With electricity costs projected to increase throughout 2020 and beyond, more and more people are turning to installing solar panels at their home addresses with the intention of reducing their electricity bills – but how does it work?
Let’s look at an example monthly electricity bill to better understand why it’s important to consider how solar can reduce your electricity costs. The average Melbournian spends an average of slightly over $124 per month on electricity alone. Over the course of a year the total comes to shy of $1500 and this is reportedly higher for those aged between 20 and 34 years old at an average of over $1600 per year.
If we look at a period of 30 years, that same monthly expenditure of $124 balloons to a staggering $44,000+ paid to your utility provider. The shocking truth about this is that these figures don’t include increases in the aforementioned electricity rates, likely making your 30-year electricity costs a lot higher than what you’d expect. This is because people don’t notice incremental changes over a long period of time – but they make a huge difference.
So, taking this very real scenario into consideration, anything you can do to reduce this expense would free you up economically to make decisions that would benefit your life and livelihood greatly. This is where solar power comes in.
Reduce Your Bills with Solar
Installing solar panels at your residence can help to reduce your electricity costs and, in some cases, reduce your electricity bill to zero. The savings you can make by getting a solar panel system installed are directly related to the costs associated with installing it in the first place and the electricity rates in your area.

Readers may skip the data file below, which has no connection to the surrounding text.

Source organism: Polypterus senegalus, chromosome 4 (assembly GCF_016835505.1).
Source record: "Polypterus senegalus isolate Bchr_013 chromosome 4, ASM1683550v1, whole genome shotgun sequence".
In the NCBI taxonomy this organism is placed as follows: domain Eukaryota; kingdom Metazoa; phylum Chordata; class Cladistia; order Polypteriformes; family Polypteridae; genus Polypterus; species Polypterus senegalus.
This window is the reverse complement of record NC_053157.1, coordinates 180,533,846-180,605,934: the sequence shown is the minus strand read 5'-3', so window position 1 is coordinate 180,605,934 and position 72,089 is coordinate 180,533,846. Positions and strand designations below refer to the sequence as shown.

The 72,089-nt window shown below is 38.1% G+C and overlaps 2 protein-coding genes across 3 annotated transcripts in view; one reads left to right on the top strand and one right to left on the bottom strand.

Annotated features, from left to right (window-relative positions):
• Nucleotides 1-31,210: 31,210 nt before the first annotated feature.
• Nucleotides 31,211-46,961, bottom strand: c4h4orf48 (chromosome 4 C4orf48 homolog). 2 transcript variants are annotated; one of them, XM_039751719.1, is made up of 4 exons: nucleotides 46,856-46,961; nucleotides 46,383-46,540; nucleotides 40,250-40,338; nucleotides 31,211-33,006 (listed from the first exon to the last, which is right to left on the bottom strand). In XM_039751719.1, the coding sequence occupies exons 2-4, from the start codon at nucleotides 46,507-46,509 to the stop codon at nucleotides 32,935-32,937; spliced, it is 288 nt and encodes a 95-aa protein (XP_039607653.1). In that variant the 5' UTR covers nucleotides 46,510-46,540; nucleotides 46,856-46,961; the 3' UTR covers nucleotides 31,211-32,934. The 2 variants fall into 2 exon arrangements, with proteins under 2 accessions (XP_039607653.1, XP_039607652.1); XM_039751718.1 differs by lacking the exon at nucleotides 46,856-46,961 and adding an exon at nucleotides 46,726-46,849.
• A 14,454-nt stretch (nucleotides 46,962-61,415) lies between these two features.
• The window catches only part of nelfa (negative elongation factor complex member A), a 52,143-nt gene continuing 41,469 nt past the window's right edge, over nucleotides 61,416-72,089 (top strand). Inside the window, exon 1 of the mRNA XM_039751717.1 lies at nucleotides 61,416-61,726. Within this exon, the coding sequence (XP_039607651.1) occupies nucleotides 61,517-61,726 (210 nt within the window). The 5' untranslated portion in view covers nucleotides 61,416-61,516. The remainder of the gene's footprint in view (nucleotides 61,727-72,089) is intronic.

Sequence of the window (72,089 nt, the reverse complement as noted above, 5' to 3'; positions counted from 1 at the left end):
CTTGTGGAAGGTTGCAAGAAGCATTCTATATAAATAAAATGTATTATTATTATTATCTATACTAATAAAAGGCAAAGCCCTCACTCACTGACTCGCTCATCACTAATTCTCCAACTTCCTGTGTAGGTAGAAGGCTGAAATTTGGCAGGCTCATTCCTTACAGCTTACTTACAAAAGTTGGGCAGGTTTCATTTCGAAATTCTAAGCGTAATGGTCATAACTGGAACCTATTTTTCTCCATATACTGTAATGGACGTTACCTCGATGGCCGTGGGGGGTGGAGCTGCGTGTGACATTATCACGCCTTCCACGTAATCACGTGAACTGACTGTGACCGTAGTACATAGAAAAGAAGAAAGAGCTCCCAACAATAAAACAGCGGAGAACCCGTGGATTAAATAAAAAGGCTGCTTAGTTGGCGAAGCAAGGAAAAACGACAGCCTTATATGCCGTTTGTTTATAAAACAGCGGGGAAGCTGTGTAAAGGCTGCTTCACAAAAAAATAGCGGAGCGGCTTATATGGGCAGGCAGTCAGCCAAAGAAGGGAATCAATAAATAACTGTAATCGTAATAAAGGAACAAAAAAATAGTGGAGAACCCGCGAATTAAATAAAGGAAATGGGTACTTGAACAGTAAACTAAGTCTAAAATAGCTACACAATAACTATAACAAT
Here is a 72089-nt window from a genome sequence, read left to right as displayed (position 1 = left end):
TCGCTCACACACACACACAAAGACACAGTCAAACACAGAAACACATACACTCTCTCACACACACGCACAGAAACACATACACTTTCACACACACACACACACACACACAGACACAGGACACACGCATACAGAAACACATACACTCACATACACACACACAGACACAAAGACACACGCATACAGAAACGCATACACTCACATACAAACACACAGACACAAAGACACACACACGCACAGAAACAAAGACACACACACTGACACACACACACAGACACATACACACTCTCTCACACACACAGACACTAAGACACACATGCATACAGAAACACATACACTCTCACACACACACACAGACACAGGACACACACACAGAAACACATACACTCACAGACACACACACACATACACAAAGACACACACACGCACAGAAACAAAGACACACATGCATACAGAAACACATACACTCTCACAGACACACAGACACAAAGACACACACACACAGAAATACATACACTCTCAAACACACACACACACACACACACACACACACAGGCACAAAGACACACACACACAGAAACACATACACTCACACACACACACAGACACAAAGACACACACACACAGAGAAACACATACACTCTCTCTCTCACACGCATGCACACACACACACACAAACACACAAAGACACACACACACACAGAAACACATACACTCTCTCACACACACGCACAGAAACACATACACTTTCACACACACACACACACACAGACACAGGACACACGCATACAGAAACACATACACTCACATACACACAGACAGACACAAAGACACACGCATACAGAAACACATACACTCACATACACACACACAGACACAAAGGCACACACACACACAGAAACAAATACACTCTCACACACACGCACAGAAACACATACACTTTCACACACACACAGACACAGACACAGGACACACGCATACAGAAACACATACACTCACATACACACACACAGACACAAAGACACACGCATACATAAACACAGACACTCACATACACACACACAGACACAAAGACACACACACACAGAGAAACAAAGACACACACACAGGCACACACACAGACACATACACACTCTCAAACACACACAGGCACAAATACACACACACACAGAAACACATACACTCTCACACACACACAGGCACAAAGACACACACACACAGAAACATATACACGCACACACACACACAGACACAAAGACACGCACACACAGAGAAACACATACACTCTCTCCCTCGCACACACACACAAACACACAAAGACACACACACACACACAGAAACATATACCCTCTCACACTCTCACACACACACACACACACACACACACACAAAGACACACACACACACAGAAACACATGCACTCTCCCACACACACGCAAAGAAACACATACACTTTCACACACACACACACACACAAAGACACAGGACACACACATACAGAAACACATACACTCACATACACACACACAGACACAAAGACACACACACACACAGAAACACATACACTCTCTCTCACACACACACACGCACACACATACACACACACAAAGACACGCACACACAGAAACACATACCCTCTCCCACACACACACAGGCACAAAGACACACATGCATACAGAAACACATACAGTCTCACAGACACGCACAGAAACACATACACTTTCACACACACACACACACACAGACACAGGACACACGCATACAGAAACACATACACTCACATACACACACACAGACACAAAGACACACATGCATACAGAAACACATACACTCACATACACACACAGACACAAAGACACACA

Thankfully, in recent years, the costs of purchase and installation of solar has been cut almost in half for systems that are now more powerful, more efficient and more reliable. Electricity rates, on the other hand, have increased from 2013 with the introduction of the carbon offset price, causing increases in that same year of over 70%.
Since then, that carbon offset price has dropped and electricity rates have fallen slightly. Nevertheless, they have still been growing steadily between 6-10.8% every one to two years.And this trend is set to continue on into the distant future.
How Does Solar Work?
A solar panel system installed at your residence can alleviate these electricity rate increases. All that you are doing is harnessing the power of nature and using that power in your home or feeding it back to the grid if it’s not needed. Let’s break it down.
A solar panel system works by converting the energy stored in sunlight into electricity – more precisely, it generates it in the form of a Direct Current (DC). This form of electricity is transferred into a solar inverterwhich converts the Direct Current into an Alternating Current (AC). This electricity is then sent to your switchboard, which allows you to use the AC electricity all throughout your home.
The key here is the switchboard. It is an important part of the solar panel system that makes sure that your home utilizes the newly acquired solar energy first before drawing additional energy from the grid. The next step of the process is your meter – which in the case of solar panels, will require a bidirectional utility meter.